6 June 2017 – New oils help ship owners’ meet cost and performance challenges Shell Marine has unveiled next generation Shell Argina and Shell Gadinia trunk piston oils for the medium-speed engine market, confirming the success of a two-year quest to meet simultaneous market challenges posed to ship owners by technology advances and squeezed costs.
With shipping investment opportunities scarce and competition intense, owners face pressures to shift towards cleaner fuels that address emissions regulations. Shell thinks that demand for distillates and low-sulphur heavy fuel oil will only increase as shipping approaches a global fuel sulphur content cap of 0.5%, imposed by IMO from 2020. Already, dual-fuel engines are taking an increasing share of the medium speed market.
Newer generation engines are designed for better fuel economy and lower operating costs, achieved by higher brake mean effective pressure and higher operating temperatures.
“These characteristics pose a challenge for trunk piston engine oils, increasing the risk of rapid BN depletion and increased viscosity,” explains Marcus Schaerer, Shell Marine Global Marketing Manager. “The new Shell Argina and Shell Gadinia oils feature excellent BN retention and viscosity control to address the faster oxidation that leads to deposit formation or lubricant contamination, without resorting to unnecessary oil sweetening.”
The Shell Argina range includes four grades: the BN20 Shell Argina S2 for residual, blended and distillate fuels; the ‘mainstream’ Shell Argina S3 (BN30) and Shell Argina S4 (BN40); and Shell Argina S5 (BN55) – offering extra protection from deposits and extended oil life.
Meanwhile, Shell Gadinia S3 is a new addition to the existing standard and anti-lacquer Gadinia variants, and has been developed to control oil consumption in modern engines burning distillate fuels. “New and modern engines are designed to achieve higher efficiencies, lower emissions and lower operating costs,” says Schaerer. Shell Gadinia S3 has a comprehensive set of non-engine approvals for a wide range of non-engine shipboard applications, to provide a single long-term lubricant solution for smaller vessels working in the most severe operating conditions.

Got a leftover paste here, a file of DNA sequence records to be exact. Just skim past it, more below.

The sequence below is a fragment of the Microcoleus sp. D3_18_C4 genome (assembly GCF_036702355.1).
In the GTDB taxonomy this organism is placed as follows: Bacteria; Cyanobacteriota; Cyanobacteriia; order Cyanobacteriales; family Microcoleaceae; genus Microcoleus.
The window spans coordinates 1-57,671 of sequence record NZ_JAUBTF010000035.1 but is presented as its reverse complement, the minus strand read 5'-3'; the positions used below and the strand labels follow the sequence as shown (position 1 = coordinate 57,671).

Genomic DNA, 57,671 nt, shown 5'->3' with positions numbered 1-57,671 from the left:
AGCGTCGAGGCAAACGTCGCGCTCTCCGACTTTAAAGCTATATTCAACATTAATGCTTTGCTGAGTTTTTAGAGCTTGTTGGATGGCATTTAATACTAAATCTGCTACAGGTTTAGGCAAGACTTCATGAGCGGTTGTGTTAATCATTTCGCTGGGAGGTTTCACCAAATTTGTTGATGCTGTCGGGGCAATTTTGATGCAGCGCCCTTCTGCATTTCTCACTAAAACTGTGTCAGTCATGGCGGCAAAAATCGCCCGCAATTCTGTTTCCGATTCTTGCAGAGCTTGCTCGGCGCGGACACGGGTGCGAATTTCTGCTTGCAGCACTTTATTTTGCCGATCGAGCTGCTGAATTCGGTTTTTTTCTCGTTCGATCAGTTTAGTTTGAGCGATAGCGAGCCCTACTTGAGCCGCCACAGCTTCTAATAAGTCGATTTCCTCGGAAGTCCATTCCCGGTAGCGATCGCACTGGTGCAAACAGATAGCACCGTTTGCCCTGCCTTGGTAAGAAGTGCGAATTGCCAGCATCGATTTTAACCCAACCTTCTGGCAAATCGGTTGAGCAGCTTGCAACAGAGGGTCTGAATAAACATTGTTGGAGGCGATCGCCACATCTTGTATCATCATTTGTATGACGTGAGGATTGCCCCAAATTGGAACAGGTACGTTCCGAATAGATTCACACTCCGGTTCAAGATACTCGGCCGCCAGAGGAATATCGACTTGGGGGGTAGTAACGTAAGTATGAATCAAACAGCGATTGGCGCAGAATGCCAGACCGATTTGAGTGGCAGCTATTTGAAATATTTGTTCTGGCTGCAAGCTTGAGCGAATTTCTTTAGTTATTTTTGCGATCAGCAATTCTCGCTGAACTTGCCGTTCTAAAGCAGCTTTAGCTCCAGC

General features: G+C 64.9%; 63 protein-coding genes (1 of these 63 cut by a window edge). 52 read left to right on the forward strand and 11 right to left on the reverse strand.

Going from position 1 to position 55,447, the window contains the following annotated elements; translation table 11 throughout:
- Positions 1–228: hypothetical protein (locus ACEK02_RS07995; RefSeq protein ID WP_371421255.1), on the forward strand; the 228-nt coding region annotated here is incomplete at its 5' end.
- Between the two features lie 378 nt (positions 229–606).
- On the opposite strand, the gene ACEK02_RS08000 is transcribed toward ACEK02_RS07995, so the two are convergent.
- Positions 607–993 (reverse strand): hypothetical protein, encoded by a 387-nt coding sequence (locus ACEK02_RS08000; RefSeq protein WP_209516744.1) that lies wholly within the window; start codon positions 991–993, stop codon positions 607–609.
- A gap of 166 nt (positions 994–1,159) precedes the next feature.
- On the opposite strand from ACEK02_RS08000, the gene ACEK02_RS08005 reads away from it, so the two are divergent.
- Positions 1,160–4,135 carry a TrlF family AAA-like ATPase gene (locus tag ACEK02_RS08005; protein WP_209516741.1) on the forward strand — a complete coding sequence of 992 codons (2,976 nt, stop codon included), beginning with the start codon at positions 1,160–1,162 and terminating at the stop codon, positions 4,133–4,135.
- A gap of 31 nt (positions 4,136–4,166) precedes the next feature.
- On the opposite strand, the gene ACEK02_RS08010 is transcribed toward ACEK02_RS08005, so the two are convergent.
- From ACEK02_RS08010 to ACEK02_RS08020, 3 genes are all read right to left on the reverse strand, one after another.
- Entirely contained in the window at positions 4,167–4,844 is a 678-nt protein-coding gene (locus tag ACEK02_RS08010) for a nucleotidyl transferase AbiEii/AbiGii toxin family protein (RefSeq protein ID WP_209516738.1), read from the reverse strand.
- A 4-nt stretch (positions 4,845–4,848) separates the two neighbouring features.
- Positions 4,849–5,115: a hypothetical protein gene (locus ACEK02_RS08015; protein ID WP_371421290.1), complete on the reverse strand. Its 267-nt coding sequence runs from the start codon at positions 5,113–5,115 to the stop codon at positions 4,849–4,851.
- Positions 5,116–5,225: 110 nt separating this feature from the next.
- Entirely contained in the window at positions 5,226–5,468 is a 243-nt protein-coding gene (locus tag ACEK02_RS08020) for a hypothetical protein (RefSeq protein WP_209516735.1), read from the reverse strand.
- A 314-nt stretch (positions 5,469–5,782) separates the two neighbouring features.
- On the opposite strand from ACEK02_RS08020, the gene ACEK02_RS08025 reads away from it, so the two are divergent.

Exhaustive in-engine trials at Shell’s Marine and Power Innovation Centre in Hamburg confirm Shell Argina and Shell Gadinia as oils that avoid sludge formation, improve piston and crankcase cleanliness, and thus block deposit formation. Both oil types offer improved detergency over previous Shell Marine products and those from competitors.
“Compared with a high-performing industry reference oil, the new Shell Argina S5 shows a 12.6% improvement in BN retention and a 15-20% improvement in piston undercrown deposit thickness, for example,” says Schaerer. “For operators, this can translate into lower operating costs via longer oil life, less sweetening and reduced maintenance.”
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Shell provides lubricants for the marine industry through its Shell Marine business. It serves over 10,000 vessels, ranging from large ocean-going tankers to small fishing boats in over 700 ports across 59 countries. The advice and technical services we provide help our customers achieve maximum value from using our lubricant products across all types of machinery and equipment on a ship.
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